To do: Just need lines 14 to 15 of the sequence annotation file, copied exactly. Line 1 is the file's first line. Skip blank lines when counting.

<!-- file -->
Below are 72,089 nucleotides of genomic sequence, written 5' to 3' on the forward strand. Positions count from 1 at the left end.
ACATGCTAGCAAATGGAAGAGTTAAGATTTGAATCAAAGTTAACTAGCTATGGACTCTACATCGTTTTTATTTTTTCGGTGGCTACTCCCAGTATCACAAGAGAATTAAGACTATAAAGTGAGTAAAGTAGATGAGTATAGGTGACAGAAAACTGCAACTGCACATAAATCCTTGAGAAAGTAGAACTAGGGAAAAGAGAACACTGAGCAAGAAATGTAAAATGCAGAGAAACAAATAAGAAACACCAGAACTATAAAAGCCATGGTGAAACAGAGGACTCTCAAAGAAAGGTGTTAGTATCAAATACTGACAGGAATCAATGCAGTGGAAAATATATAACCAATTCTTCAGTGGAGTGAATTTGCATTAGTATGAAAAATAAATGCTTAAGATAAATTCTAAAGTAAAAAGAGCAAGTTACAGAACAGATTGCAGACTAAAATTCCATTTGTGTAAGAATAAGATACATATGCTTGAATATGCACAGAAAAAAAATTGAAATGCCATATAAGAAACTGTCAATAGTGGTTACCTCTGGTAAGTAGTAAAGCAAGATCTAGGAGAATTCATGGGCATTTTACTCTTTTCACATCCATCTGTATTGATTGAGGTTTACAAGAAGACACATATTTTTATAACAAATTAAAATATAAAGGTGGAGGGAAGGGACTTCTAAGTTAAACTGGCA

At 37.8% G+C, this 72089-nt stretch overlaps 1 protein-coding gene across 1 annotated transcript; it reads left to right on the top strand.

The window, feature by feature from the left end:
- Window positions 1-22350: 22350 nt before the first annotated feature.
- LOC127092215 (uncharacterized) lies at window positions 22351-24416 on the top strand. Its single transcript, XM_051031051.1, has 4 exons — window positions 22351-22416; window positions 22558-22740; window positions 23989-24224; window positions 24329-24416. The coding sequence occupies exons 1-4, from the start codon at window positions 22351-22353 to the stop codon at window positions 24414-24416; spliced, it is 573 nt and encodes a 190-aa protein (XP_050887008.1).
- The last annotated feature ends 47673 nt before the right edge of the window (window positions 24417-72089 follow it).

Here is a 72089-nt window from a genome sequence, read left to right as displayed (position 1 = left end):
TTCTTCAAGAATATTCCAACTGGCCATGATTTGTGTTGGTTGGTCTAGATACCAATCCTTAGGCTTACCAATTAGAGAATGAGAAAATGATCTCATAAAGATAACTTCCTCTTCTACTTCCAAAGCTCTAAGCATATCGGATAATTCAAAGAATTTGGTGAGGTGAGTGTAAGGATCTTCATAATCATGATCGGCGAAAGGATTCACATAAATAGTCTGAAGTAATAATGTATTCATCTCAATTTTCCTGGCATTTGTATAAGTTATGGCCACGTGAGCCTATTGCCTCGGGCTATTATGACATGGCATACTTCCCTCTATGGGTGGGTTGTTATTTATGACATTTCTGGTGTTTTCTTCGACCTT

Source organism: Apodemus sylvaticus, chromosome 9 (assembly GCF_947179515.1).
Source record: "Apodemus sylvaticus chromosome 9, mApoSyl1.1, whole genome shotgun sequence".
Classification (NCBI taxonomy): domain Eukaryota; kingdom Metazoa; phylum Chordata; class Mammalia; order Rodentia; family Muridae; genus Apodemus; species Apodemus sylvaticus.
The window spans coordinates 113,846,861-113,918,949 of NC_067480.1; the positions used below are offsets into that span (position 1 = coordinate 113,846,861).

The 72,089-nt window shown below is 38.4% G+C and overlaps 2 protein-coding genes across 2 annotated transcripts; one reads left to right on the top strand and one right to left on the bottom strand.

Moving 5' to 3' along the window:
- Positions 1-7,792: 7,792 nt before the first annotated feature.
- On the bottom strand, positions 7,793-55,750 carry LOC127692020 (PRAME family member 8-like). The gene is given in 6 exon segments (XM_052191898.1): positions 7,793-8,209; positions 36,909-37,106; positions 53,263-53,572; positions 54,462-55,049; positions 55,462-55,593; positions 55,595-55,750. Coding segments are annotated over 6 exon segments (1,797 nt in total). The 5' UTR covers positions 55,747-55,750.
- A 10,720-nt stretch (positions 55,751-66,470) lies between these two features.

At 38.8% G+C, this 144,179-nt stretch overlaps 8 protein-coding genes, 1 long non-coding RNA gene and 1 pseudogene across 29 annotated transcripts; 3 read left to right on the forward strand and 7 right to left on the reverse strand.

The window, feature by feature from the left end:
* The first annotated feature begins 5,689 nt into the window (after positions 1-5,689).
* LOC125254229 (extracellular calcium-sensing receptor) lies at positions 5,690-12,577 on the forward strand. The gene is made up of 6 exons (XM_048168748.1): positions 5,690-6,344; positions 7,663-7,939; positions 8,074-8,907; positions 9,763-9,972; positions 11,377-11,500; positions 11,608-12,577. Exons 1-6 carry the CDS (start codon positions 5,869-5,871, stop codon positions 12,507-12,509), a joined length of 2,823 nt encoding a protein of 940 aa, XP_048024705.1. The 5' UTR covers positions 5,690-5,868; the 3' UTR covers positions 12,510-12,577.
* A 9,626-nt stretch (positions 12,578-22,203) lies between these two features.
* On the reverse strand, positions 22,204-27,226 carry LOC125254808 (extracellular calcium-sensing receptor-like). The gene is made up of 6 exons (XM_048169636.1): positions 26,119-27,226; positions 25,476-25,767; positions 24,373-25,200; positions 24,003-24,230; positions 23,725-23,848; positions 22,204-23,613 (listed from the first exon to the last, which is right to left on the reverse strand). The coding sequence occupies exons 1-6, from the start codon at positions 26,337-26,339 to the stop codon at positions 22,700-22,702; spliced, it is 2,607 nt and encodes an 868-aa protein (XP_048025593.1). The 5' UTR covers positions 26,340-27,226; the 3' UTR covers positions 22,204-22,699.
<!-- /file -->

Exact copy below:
The 72,089-nt window shown below is 38.4% G+C and overlaps 2 protein-coding genes across 2 annotated transcripts; one reads left to right on the top strand and one right to left on the bottom strand.

Moving 5' to 3' along the window: